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Guest Register from San Antonio’s Most Haunted Hotel

October 31, 2008

In the spirit of Halloween, we thought we would discuss something in our collection from a historic landmark that some claim is one of the most haunted places in San Antonio – a guest register from the Menger Hotel.

The Menger, located across Crockett Street from the library, is one of Texas’s oldest hotels. Since its 1859 opening, it has developed a long and illustrious history. Notable guests include former presidents such as Ulysses S. Grant and Dwight Eisenhower; military greats like Sam Houston and Robert E. Lee; and literary figures such as Oscar Wilde and O. Henry. Teddy Roosevelt even recruited some of his Rough Riders at the Menger’s bar.

However, the hotel also has a reputation for being one of the most haunted locales in the city. The most famous of the Menger’s ghosts is Sallie White, a former maid who was murdered by her husband in 1876. Some guests and employees have seen Sallie’s ghost on the second floor in the original section of the hotel. She performs her old duties, like cleaning rooms and making beds. People who have seen her say that she wears a long skirt with a white apron and a bandana on her head.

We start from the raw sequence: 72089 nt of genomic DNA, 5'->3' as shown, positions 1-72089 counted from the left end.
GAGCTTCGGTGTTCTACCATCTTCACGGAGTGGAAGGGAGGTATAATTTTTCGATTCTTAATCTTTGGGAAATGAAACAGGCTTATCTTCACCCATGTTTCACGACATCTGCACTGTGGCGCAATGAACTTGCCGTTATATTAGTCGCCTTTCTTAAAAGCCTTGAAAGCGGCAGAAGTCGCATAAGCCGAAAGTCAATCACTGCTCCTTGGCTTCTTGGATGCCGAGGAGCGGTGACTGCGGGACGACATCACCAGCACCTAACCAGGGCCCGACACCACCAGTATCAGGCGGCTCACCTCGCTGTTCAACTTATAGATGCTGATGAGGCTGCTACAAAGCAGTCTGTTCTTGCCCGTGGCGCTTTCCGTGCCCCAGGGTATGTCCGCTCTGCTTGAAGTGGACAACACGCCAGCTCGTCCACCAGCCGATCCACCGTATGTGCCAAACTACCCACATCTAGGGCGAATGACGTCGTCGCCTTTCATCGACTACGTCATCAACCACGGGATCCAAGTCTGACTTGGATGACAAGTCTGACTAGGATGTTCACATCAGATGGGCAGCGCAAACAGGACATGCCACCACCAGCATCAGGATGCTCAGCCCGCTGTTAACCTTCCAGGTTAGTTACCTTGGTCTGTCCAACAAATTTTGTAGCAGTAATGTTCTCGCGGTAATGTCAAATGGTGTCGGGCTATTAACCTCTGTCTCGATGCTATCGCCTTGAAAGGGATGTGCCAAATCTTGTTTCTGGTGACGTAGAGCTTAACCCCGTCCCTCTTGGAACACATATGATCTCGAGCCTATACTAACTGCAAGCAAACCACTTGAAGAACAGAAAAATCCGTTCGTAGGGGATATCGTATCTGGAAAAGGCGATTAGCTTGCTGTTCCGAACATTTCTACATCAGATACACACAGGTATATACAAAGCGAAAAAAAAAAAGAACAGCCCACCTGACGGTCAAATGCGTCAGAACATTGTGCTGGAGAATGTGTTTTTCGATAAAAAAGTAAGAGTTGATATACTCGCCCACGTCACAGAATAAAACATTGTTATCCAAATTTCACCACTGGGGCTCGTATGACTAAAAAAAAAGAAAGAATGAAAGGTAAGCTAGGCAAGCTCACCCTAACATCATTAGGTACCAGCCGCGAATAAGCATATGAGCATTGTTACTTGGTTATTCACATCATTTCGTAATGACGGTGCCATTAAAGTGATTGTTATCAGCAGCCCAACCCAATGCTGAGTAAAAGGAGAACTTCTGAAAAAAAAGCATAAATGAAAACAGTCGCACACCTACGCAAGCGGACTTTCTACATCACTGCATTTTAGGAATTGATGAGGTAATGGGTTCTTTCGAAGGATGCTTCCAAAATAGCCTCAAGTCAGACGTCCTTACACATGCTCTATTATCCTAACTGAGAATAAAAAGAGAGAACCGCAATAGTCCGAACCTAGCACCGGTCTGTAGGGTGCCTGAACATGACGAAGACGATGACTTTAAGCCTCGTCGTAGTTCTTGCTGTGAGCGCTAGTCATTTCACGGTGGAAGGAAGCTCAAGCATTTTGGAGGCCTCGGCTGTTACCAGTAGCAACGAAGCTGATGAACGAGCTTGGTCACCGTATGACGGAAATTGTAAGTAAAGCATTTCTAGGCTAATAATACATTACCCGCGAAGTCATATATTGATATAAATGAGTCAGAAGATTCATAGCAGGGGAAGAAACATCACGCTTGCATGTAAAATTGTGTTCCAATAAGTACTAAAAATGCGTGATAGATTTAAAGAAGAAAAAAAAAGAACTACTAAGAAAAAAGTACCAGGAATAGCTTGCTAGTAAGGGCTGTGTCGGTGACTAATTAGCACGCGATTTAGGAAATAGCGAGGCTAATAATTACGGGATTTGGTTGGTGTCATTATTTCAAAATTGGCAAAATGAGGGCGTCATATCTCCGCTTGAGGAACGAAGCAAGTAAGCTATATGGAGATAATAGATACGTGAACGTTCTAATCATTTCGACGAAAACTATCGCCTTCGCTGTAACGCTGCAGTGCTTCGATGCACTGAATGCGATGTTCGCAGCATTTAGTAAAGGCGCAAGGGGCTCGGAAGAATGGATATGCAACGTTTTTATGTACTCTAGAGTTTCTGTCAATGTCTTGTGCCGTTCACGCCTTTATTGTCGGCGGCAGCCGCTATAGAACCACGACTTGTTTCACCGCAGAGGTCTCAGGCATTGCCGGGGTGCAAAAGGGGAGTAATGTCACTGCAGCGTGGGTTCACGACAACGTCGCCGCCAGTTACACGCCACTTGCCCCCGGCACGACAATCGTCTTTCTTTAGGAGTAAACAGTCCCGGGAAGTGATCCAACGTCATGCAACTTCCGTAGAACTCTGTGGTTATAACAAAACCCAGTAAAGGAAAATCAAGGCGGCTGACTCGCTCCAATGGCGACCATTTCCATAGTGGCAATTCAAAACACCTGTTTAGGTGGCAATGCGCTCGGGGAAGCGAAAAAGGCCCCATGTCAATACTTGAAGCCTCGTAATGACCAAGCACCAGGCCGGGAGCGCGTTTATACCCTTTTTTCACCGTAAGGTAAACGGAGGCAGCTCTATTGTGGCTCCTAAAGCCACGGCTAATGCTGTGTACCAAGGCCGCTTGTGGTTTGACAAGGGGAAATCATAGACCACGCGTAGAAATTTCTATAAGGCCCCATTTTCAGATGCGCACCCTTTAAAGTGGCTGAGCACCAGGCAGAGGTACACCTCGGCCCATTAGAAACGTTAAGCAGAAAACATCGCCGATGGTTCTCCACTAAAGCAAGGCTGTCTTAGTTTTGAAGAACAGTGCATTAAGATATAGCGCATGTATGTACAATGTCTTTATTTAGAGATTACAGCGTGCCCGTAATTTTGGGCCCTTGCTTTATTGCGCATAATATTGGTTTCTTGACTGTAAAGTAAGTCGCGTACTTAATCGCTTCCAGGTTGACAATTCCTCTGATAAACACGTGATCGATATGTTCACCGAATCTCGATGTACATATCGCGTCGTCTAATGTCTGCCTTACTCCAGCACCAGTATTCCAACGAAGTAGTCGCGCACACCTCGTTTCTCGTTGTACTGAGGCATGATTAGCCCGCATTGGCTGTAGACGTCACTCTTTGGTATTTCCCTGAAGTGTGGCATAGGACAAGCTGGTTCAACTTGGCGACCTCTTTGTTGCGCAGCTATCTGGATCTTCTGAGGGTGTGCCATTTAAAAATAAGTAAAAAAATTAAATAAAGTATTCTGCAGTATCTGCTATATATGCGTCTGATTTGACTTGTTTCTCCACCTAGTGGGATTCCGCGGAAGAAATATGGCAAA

Other famous Menger ghosts are the ladies in blue. One of these apparitions has appeared in a room on the second floor where employees claim to hear strange noises and see lights go on and off by themselves. According to Docia Schultz Williams in her book The History and Mystery of the Menger Hotel, maids prefer to clean this room in pairs. This is because one day, a maid, while cleaning the room, felt that someone else was there with her. When she turned around, she saw a lady in long blue dress. The woman had blonde hair and looked as though she was from the 1930s or 1940s. Other employees have seen the lady strolling on the patio. The other lady in blue has been in seen in the lobby. She is middle-aged and wears a blue dress with red stars. She also wears a beret and shoes similar to those worn by the Women’s Army Corps in World War II. She is usually seen knitting or reading the newspaper.

Many other ghost stories like this exist for the Menger. For more, try these sources:

  • The History and Mystery of the Menger Hotel by Docia Schultz Williams
  • My Most Intriguing Investigations of True Ghost Encounters by Dr. L.E. Patterson

The guest register that the library has spans from February 15, 1874-December 26, 1874. Below are some sample pages. Perhaps some of the Menger’s ghosts have written their names on this register. Happy Halloween!

A page from the register featuring guest signatures, their place of residence, which room they stayed in, and the time that they arrived.

A page from the register featuring guest signatures, their place of residence, which room they stayed in, and the time that they arrived.

This is one of many pages of advertisements in the Menger guest register. These pages are interspersed among those with guest signatures.

This is one of many pages of advertisements in the Menger guest register. These pages are interspersed among those with guest signatures.

Click here for a full citation of the documents and images included in this entry.

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